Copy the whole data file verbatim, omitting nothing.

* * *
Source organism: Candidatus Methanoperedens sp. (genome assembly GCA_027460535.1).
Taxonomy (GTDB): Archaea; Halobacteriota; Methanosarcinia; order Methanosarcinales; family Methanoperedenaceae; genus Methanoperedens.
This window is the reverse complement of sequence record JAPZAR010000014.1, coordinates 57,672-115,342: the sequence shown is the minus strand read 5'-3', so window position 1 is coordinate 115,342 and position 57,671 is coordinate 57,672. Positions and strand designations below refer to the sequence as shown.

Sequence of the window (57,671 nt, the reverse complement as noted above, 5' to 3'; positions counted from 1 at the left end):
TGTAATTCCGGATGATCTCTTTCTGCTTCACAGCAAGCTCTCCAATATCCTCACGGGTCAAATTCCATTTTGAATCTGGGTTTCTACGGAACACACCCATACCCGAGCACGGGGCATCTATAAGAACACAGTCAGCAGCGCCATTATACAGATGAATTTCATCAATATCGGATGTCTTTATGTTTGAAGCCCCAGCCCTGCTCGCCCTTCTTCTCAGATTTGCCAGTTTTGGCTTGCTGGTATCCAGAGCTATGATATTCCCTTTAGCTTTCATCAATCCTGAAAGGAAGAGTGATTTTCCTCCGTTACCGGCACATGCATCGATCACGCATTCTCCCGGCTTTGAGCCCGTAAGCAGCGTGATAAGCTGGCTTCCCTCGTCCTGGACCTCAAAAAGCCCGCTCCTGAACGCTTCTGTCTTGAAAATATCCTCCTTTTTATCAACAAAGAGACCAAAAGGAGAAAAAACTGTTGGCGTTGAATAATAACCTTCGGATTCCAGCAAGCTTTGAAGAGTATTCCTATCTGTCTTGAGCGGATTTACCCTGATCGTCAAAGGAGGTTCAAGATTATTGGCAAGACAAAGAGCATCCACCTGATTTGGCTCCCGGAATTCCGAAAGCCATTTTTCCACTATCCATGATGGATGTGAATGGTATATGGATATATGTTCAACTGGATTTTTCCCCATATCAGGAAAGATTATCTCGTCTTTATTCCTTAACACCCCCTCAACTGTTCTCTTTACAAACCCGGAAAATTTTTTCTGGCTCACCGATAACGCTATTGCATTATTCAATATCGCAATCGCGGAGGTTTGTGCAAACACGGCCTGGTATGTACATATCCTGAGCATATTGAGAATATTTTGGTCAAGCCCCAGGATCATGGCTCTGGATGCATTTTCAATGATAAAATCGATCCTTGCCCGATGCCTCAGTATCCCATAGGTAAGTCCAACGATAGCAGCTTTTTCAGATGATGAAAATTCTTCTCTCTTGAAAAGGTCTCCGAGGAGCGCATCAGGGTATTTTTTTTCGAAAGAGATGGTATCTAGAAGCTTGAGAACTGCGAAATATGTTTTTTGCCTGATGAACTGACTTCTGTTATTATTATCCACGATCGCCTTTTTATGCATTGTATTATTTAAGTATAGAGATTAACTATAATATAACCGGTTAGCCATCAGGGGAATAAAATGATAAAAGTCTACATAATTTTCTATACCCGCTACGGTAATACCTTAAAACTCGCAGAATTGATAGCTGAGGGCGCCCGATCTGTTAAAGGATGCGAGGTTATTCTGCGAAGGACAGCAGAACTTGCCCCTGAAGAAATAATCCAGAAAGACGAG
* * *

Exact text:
Source organism: Candidatus Methanoperedens sp. (genome assembly GCA_027460535.1).
Taxonomy (GTDB): Archaea; Halobacteriota; Methanosarcinia; order Methanosarcinales; family Methanoperedenaceae; genus Methanoperedens.
This window is the reverse complement of sequence record JAPZAR010000014.1, coordinates 57,672-115,342: the sequence shown is the minus strand read 5'-3', so window position 1 is coordinate 115,342 and position 57,671 is coordinate 57,672. Positions and strand designations below refer to the sequence as shown.

Sequence of the window (57,671 nt, the reverse complement as noted above, 5' to 3'; positions counted from 1 at the left end):
TGTAATTCCGGATGATCTCTTTCTGCTTCACAGCAAGCTCTCCAATATCCTCACGGGTCAAATTCCATTTTGAATCTGGGTTTCTACGGAACACACCCATACCCGAGCACGGGGCATCTATAAGAACACAGTCAGCAGCGCCATTATACAGATGAATTTCATCAATATCGGATGTCTTTATGTTTGAAGCCCCAGCCCTGCTCGCCCTTCTTCTCAGATTTGCCAGTTTTGGCTTGCTGGTATCCAGAGCTATGATATTCCCTTTAGCTTTCATCAATCCTGAAAGGAAGAGTGATTTTCCTCCGTTACCGGCACATGCATCGATCACGCATTCTCCCGGCTTTGAGCCCGTAAGCAGCGTGATAAGCTGGCTTCCCTCGTCCTGGACCTCAAAAAGCCCGCTCCTGAACGCTTCTGTCTTGAAAATATCCTCCTTTTTATCAACAAAGAGACCAAAAGGAGAAAAAACTGTTGGCGTTGAATAATAACCTTCGGATTCCAGCAAGCTTTGAAGAGTATTCCTATCTGTCTTGAGCGGATTTACCCTGATCGTCAAAGGAGGTTCAAGATTATTGGCAAGACAAAGAGCATCCACCTGATTTGGCTCCCGGAATTCCGAAAGCCATTTTTCCACTATCCATGATGGATGTGAATGGTATATGGATATATGTTCAACTGGATTTTTCCCCATATCAGGAAAGATTATCTCGTCTTTATTCCTTAACACCCCCTCAACTGTTCTCTTTACAAACCCGGAAAATTTTTTCTGGCTCACCGATAACGCTATTGCATTATTCAATATCGCAATCGCGGAGGTTTGTGCAAACACGGCCTGGTATGTACATATCCTGAGCATATTGAGAATATTTTGGTCAAGCCCCAGGATCATGGCTCTGGATGCATTTTCAATGATAAAATCGATCCTTGCCCGATGCCTCAGTATCCCATAGGTAAGTCCAACGATAGCAGCTTTTTCAGATGATGAAAATTCTTCTCTCTTGAAAAGGTCTCCGAGGAGCGCATCAGGGTATTTTTTTTCGAAAGAGATGGTATCTAGAAGCTTGAGAACTGCGAAATATGTTTTTTGCCTGATGAACTGACTTCTGTTATTATTATCCACGATCGCCTTTTTATGCATTGTATTATTTAAGTATAGAGATTAACTATAATATAACCGGTTAGCCATCAGGGGAATAAAATGATAAAAGTCTACATAATTTTCTATACCCGCTACGGTAATACCTTAAAACTCGCAGAATTGATAGCTGAGGGCGCCCGATCTGTTAAAGGATGCGAGGTTATTCTGCGAAGGACAGCAGAACTTGCCCCTGAAGAAATAATCCAGAAAGACGAG